6th Sunday of Easter – John 14: 15- 21- Absent does not mean unavailable, await the Holy Spirit 

The Gospels in the Easter season, taken from St John’s gospel, seem to be set in flashback mode. We are in the Easter season recalling the conversations of a Lenten Lord. It’s like a long reminiscing, stretching fifty days; a recalling of the promises that Jesus made to His disciples.

The Gospel of today is part of the farewell discourse of Jesus which covers chapters thirteen to seventeen. The discourse was part of the Last Supper. Jesus has washed His disciples feet, predicted a number of times His impending suffering and death, and now foretells Peter’s denial, triggering off a wave of fear. Chapter fourteen thus begins with the comforting and reassuring words of Jesus, “Do not let your hearts be troubled, trust in God and trust in me.”

His words take time to settle in, for in rapid succession questions fly; first from Thomas, then Philip and finally Judas Thaddeus. “We don’t know the way, how can we know where you are going?”, “Show us the Father and we will be satisfied”, “How will you reveal yourself to us and not to the world?” And so Jesus calms their fears as He does with ours, when we are afraid.

Today’s gospel contains words of reassurance and promise, but also instruction. Interestingly, some scholars have opined that the Bible contains 7484 promises; and God is known to keep His promise. Jesus promises to send us ‘another Advocate’ to be with us forever so that we are not “orphaned”; yet He must go away first.

This may all seem a bit odd. Why must He go? How can He leave us and yet say He loves us? We must understand that ‘absent does not mean unavailable’. Even though the Lord is not physically present to us, He is still available to us. ‘How so’ you may ask. The answer is in today’s Gospel; He promises ‘another advocate’.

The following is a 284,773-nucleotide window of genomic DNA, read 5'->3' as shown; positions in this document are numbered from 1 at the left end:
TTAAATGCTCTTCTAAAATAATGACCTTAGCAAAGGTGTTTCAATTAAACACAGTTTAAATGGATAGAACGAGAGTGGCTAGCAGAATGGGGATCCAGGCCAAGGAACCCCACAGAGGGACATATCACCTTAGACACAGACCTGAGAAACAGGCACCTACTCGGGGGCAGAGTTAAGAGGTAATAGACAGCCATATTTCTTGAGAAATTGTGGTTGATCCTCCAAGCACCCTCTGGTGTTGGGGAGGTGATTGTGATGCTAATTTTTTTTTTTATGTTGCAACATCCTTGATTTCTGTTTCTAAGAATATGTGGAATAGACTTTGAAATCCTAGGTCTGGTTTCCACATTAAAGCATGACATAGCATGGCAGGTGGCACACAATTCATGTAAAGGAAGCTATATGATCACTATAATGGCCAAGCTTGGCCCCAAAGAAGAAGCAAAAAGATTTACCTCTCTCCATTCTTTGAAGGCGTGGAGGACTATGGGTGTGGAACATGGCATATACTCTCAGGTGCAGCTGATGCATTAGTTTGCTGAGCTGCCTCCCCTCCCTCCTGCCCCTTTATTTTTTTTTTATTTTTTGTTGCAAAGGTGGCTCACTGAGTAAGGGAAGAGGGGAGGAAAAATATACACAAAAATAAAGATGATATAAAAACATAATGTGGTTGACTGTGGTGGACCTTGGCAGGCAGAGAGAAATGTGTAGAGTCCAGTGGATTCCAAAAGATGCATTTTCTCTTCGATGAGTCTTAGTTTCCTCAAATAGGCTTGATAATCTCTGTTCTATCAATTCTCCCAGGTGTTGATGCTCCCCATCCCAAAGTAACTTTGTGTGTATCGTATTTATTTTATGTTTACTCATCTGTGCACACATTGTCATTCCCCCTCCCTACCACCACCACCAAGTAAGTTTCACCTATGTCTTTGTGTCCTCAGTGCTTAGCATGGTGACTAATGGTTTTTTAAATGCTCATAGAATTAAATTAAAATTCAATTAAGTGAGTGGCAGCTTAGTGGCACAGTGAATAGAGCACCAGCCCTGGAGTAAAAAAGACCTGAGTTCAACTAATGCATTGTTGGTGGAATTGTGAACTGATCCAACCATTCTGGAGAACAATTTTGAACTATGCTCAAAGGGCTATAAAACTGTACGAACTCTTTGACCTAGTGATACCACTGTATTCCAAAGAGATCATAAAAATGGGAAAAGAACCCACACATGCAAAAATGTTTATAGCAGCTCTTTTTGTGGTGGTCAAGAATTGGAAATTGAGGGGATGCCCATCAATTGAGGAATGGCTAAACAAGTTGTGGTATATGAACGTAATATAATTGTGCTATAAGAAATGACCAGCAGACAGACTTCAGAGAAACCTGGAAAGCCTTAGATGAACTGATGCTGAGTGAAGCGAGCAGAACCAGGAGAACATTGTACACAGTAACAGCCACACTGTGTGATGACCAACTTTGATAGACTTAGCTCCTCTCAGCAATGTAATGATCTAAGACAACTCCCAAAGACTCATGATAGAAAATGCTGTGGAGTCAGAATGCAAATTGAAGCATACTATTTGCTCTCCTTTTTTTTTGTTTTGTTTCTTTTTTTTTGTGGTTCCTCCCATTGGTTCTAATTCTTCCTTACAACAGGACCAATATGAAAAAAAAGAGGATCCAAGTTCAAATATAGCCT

We must understand that in John’s gospel, Jesus is the advocate, pleading our cause; hence the Holy Spirit is the ‘other advocate’ who will come only after Jesus has left. Jesus was the first; for the Spirit to be active among the disciples while Jesus was there, would have been redundant since Jesus and the Holy Spirit serves the same revelatory function.

Is the Spirit then ‘different’ from Jesus? No! There are two words in Greek for the word ‘another’. The first is ‘heteros’ meaning ‘another of a different kind’ and the second word is ‘allos’ meaning ‘another of the same kind’. The Gospel uses the word ‘allos’ to describe the Holy Spirit.

So to give you an example; If I don’t like this pen, I would say give me “heteros”, another pen of a different kind. But in referring to the Holy Spirit, St John uses the word “allos”. So assume now I like this pen but you like it too, so I give it to you and say I will get “allos”, another pen for myself but of the same kind. Hence when Jesus says, I will give you ‘another advocate’ what He is saying is, ‘I will give you another Spirit of the same kind as me’. In this, His promise is fulfilled and we are not abandoned.

What then about our promise? Jesus began the pericope by saying, “if you love me you will keep my commandments.” Jesus is making it clear that He is not a ‘like button’ on Facebook; He is love and we are called to love Him. In Chapter thirteen of the same Gospel and again in chapter fifteen, He will tell us what that commandment is – “Love one another as I have loved you.” In returning to the Father, Jesus gives us the Holy Spirit to watch over us but, He also wants us to watch over each other.

The Easter community of faith is thus a community where each one cares for another. In Lent we find ourselves contemplating on the suffering of Jesus and are inclined to reach out in service to others. Easter must be an intensification of that giving in love. What began in Lent must peak in the Easter season. The sixth Sunday of Easter is a reminder, ‘if you love me you will keep my commandment to love one another’ and I will keep my promise to send you “allos” advocate in your time of need so that you are never left orphaned. 

Jesus kept His promise.

Written on behalf of the Holy Spirit
Fr Warner D’Souza

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